ISCA Archive ICSLP 1994
ISCA Archive ICSLP 1994

Cognitive processes of speech sounds in a brain-damaged patient

Sachiko Nakakoshi, Atsushi Mizobuchi, Hiroto Katori

The purpose of this study was to examine experimentally cognitive processes of serial speech sounds through a case having disturbances of speech sound perception after putamen hemorrhage. The patient was a right-handed and well-educated man in his forties. His scores on intelligence and language ability tests were very good, except for auditory comprehension tasks. His threshold of pure tones and perception of non-verbal auditory stimuli were normal. While his perception of single speech sounds was relatively good, perception of three to four syllable non-sense words was very poor. Specifically, correct responses steeply declined as the syllable position in the word presented moved toward the end. On the other hand, control subjects with peripheral hearing disorder did not show such tendency. It could be suggested, therefore, that the patient's type of deficits might underlie lowered speed of processing of speech sounds. To examine this hypothesis, syllable matching tasks with the different interval between syllables were performed. We found that the patient's scores at rear syllable positions improved only in the long presentation interval conditions. The results suggested that the main deficits in the patient might be a decreasing rate of processing of speech sounds.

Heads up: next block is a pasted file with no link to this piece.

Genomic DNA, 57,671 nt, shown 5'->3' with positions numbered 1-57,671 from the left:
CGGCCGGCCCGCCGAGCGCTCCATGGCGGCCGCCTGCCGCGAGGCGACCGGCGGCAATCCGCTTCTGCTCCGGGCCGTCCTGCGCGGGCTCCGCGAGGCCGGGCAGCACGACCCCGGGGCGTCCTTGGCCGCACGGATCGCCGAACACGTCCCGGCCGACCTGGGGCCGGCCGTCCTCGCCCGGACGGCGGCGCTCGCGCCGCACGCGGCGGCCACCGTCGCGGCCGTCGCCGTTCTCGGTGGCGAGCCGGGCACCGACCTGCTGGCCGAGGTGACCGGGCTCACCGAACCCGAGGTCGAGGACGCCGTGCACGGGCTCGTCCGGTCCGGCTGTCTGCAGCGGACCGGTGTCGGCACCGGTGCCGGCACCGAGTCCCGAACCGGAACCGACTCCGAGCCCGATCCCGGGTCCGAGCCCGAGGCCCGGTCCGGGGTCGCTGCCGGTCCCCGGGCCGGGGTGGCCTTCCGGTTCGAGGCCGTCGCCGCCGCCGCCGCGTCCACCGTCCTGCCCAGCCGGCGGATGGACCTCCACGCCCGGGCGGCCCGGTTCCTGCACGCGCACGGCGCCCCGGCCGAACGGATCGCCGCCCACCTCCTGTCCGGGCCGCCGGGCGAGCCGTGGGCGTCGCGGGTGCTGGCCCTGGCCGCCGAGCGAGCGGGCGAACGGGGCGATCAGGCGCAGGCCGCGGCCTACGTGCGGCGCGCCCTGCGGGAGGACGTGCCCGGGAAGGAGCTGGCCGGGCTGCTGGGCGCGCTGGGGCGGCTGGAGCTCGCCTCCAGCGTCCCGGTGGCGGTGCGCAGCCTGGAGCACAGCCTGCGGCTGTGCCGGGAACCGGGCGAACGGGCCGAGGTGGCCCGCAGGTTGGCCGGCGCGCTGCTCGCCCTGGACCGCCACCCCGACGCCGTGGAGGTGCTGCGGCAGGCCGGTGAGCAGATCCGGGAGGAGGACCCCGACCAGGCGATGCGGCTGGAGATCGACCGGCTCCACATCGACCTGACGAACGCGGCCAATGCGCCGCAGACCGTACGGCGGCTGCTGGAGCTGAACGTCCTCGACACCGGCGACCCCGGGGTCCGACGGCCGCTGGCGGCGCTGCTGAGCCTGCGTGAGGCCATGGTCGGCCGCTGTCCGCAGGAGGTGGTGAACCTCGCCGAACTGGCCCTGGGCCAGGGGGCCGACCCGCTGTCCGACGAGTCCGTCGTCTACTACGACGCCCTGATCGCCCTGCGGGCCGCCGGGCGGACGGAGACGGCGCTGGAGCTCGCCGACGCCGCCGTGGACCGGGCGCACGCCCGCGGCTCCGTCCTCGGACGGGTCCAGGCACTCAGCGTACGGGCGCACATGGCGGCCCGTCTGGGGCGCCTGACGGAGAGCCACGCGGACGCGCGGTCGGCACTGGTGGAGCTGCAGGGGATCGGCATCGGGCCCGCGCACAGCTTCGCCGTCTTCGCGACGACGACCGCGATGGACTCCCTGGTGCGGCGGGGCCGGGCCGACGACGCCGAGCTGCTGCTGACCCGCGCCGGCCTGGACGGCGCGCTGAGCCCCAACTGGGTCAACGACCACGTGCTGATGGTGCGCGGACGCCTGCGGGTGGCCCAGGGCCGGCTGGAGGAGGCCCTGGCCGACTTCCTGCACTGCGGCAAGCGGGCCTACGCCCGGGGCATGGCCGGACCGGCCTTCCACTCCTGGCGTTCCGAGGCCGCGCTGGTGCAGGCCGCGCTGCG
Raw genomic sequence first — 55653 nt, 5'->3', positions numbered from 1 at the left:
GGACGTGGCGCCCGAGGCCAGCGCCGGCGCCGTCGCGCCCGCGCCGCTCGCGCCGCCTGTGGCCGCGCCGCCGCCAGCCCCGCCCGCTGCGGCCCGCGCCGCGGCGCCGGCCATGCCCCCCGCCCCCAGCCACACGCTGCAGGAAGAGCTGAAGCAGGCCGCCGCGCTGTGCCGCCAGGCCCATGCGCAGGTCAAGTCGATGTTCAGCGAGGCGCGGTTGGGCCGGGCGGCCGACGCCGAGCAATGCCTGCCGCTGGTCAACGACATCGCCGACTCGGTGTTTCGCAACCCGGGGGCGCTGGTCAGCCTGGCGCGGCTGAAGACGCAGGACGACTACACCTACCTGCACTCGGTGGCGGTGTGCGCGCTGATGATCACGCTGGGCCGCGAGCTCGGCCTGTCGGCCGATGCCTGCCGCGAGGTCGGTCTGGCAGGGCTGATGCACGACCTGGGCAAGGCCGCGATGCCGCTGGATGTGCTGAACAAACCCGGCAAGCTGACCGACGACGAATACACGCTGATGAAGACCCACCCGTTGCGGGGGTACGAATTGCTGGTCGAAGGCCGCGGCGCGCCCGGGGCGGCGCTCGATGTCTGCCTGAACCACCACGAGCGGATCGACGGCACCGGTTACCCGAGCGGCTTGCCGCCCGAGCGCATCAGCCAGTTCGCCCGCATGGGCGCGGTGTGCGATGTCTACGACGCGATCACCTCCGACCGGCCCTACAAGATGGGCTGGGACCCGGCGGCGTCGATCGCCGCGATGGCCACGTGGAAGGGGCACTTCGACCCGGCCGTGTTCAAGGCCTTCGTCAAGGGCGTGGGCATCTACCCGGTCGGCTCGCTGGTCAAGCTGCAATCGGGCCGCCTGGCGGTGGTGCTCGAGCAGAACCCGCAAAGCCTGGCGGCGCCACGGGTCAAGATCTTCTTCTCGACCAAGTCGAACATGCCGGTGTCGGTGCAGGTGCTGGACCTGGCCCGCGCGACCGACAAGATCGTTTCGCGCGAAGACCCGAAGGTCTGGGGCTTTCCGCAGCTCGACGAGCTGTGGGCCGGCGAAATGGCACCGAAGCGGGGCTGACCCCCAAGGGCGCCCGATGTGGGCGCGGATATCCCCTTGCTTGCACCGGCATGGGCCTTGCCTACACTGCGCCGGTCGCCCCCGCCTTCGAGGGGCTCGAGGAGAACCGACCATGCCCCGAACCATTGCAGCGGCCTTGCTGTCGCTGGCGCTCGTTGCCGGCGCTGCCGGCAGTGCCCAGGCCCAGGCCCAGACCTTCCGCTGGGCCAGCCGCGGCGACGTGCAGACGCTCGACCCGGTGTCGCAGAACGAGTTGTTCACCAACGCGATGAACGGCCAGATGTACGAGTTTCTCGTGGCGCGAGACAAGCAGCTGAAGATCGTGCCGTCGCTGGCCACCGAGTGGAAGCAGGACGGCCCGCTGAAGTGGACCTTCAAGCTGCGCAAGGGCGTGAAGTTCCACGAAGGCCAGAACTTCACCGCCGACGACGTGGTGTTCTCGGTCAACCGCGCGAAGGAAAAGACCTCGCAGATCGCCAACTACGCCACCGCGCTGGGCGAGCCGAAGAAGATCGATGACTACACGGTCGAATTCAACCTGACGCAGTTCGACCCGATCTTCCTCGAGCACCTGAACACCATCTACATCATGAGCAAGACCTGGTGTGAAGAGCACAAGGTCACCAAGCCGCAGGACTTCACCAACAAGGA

Cite as: Nakakoshi, S., Mizobuchi, A., Katori, H. (1994) Cognitive processes of speech sounds in a brain-damaged patient. Proc. 3rd International Conference on Spoken Language Processing (ICSLP 1994), 1203-1206

@inproceedings{nakakoshi94_icslp,
  author={Sachiko Nakakoshi and Atsushi Mizobuchi and Hiroto Katori},
  title={{Cognitive processes of speech sounds in a brain-damaged patient}},
  year=1994,
  booktitle={Proc. 3rd International Conference on Spoken Language Processing (ICSLP 1994)},
  pages={1203--1206}
}